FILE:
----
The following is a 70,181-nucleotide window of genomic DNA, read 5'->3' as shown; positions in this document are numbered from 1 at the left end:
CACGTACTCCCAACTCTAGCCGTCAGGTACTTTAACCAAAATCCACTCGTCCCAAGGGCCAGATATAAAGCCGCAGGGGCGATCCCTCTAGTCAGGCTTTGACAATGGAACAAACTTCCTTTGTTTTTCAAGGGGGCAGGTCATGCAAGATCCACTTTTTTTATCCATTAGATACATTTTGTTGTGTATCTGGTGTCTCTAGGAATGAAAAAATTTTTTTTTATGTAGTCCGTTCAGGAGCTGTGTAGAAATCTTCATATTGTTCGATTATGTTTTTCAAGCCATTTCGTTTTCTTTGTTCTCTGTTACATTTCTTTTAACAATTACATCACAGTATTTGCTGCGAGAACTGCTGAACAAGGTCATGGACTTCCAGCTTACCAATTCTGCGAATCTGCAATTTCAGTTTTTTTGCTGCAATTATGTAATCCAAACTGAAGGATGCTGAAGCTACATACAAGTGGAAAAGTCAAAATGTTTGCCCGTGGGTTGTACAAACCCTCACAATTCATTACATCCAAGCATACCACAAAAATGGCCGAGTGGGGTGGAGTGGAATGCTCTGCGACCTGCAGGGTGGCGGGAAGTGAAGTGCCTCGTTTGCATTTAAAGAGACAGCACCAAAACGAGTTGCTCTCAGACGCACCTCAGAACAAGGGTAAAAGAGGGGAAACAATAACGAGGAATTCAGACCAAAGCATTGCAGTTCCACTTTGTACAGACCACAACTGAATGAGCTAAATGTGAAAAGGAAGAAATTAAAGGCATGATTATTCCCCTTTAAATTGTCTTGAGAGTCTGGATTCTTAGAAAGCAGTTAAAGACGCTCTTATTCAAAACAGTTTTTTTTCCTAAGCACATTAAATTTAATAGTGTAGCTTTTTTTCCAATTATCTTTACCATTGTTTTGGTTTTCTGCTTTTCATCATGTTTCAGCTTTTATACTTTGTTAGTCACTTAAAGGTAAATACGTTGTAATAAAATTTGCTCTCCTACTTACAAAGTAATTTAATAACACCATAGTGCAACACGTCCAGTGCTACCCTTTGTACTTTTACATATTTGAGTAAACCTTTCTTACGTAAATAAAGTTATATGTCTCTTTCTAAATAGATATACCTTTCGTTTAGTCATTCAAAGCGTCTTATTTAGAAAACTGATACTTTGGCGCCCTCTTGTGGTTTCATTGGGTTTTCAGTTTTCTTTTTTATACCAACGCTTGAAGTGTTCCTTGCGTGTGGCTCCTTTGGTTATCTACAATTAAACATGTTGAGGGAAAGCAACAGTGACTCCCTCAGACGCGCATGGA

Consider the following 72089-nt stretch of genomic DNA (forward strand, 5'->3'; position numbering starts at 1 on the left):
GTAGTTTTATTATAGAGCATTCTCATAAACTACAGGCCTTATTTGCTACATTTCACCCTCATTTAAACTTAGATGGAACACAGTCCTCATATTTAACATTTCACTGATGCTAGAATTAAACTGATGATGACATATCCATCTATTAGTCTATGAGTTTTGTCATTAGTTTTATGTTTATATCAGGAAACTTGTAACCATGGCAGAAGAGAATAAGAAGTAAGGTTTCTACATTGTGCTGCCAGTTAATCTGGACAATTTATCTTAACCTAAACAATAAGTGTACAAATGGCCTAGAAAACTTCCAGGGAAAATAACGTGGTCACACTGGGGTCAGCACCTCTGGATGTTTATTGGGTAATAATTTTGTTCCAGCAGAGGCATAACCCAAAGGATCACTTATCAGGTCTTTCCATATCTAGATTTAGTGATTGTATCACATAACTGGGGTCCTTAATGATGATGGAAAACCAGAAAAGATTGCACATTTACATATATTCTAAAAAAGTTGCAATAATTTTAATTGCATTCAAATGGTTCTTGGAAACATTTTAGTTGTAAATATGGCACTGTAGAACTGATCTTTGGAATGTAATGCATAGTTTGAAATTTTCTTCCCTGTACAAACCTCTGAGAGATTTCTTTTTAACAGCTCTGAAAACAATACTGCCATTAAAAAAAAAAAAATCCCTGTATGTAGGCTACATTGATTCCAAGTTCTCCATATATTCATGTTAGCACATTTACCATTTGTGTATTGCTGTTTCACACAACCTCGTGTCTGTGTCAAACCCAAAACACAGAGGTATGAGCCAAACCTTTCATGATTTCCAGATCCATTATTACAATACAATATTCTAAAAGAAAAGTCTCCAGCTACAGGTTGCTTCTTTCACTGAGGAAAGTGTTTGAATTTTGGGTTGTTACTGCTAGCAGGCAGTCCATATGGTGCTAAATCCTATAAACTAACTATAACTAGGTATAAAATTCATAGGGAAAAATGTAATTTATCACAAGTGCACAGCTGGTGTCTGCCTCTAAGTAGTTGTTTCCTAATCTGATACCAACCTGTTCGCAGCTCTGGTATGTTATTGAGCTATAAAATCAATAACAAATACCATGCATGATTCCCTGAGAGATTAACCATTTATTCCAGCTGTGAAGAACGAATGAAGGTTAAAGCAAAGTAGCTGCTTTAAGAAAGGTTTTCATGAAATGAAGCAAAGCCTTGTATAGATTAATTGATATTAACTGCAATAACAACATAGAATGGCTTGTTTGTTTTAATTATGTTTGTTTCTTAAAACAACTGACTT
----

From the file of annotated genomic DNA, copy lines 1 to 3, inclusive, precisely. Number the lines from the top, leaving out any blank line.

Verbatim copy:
The following is a 70,181-nucleotide window of genomic DNA, read 5'->3' as shown; positions in this document are numbered from 1 at the left end:
CACGTACTCCCAACTCTAGCCGTCAGGTACTTTAACCAAAATCCACTCGTCCCAAGGGCCAGATATAAAGCCGCAGGGGCGATCCCTCTAGTCAGGCTTTGACAATGGAACAAACTTCCTTTGTTTTTCAAGGGGGCAGGTCATGCAAGATCCACTTTTTTTATCCATTAGATACATTTTGTTGTGTATCTGGTGTCTCTAGGAATGAAAAAATTTTTTTTTATGTAGTCCGTTCAGGAGCTGTGTAGAAATCTTCATATTGTTCGATTATGTTTTTCAAGCCATTTCGTTTTCTTTGTTCTCTGTTACATTTCTTTTAACAATTACATCACAGTATTTGCTGCGAGAACTGCTGAACAAGGTCATGGACTTCCAGCTTACCAATTCTGCGAATCTGCAATTTCAGTTTTTTTGCTGCAATTATGTAATCCAAACTGAAGGATGCTGAAGCTACATACAAGTGGAAAAGTCAAAATGTTTGCCCGTGGGTTGTACAAACCCTCACAATTCATTACATCCAAGCATACCACAAAAATGGCCGAGTGGGGTGGAGTGGAATGCTCTGCGACCTGCAGGGTGGCGGGAAGTGAAGTGCCTCGTTTGCATTTAAAGAGACAGCACCAAAACGAGTTGCTCTCAGACGCACCTCAGAACAAGGGTAAAAGAGGGGAAACAATAACGAGGAATTCAGACCAAAGCATTGCAGTTCCACTTTGTACAGACCACAACTGAATGAGCTAAATGTGAAAAGGAAGAAATTAAAGGCATGATTATTCCCCTTTAAATTGTCTTGAGAGTCTGGATTCTTAGAAAGCAGTTAAAGACGCTCTTATTCAAAACAGTTTTTTTTCCTAAGCACATTAAATTTAATAGTGTAGCTTTTTTTCCAATTATCTTTACCATTGTTTTGGTTTTCTGCTTTTCATCATGTTTCAGCTTTTATACTTTGTTAGTCACTTAAAGGTAAATACGTTGTAATAAAATTTGCTCTCCTACTTACAAAGTAATTTAATAACACCATAGTGCAACACGTCCAGTGCTACCCTTTGTACTTTTACATATTTGAGTAAACCTTTCTTACGTAAATAAAGTTATATGTCTCTTTCTAAATAGATATACCTTTCGTTTAGTCATTCAAAGCGTCTTATTTAGAAAACTGATACTTTGGCGCCCTCTTGTGGTTTCATTGGGTTTTCAGTTTTCTTTTTTATACCAACGCTTGAAGTGTTCCTTGCGTGTGGCTCCTTTGGTTATCTACAATTAAACATGTTGAGGGAAAGCAACAGTGACTCCCTCAGACGCGCATGGA

Consider the following 72089-nt stretch of genomic DNA (forward strand, 5'->3'; position numbering starts at 1 on the left):